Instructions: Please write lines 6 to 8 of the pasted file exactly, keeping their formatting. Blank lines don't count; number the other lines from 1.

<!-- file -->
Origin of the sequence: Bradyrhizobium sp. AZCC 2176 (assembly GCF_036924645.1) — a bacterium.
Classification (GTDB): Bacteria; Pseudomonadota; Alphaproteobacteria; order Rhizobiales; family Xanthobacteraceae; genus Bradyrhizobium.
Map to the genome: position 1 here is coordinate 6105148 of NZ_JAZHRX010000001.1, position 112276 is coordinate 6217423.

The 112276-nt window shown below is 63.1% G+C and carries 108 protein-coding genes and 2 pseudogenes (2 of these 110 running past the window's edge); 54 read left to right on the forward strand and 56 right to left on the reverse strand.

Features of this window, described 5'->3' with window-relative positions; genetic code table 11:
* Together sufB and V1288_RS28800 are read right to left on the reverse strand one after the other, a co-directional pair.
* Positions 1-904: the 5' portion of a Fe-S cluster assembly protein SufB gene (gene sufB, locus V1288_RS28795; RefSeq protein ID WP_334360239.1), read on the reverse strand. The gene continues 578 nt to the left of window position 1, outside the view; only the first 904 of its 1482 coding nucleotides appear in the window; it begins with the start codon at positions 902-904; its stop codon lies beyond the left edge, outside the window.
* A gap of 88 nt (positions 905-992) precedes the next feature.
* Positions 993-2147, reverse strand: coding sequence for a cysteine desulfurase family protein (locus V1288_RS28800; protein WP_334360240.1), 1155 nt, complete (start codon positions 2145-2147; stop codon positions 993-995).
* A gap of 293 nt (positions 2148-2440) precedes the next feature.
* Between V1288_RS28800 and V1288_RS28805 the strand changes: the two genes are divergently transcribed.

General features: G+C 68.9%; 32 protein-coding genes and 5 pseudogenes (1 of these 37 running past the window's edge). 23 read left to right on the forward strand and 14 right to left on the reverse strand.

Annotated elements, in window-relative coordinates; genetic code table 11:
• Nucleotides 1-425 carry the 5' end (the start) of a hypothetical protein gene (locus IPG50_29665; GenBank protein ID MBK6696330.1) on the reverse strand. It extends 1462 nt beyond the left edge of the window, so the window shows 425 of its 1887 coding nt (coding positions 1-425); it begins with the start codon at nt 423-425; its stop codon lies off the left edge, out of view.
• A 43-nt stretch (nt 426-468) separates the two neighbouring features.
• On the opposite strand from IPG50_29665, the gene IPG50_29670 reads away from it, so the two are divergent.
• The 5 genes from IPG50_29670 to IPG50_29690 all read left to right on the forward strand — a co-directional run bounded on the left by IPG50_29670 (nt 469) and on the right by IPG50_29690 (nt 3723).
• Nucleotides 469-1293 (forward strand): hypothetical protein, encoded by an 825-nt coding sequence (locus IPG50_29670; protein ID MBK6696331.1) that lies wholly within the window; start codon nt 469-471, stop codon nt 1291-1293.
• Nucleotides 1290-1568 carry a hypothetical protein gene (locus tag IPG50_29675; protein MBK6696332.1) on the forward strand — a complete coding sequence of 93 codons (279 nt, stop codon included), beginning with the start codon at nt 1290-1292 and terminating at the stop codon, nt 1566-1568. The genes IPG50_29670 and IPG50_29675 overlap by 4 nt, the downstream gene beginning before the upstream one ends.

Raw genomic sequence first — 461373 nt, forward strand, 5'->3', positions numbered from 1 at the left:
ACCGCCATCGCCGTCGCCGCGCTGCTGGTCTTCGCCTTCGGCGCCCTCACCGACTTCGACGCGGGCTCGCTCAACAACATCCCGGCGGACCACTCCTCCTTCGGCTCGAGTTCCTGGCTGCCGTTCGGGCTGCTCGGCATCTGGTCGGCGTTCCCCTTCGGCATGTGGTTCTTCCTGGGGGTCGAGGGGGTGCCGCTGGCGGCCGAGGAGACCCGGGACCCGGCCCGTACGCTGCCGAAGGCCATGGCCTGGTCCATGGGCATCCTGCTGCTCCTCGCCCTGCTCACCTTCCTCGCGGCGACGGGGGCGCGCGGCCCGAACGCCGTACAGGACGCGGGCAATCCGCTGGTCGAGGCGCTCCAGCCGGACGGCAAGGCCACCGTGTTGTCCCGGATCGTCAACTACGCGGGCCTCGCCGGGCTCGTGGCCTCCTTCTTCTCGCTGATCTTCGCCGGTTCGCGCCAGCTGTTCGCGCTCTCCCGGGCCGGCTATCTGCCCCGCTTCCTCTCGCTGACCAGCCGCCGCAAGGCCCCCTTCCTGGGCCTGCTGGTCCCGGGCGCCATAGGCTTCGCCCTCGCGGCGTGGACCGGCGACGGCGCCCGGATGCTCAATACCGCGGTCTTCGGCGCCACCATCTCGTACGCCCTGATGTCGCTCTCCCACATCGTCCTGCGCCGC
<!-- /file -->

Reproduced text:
* Together sufB and V1288_RS28800 are read right to left on the reverse strand one after the other, a co-directional pair.
* Positions 1-904: the 5' portion of a Fe-S cluster assembly protein SufB gene (gene sufB, locus V1288_RS28795; RefSeq protein ID WP_334360239.1), read on the reverse strand. The gene continues 578 nt to the left of window position 1, outside the view; only the first 904 of its 1482 coding nucleotides appear in the window; it begins with the start codon at positions 902-904; its stop codon lies beyond the left edge, outside the window.
* A gap of 88 nt (positions 905-992) precedes the next feature.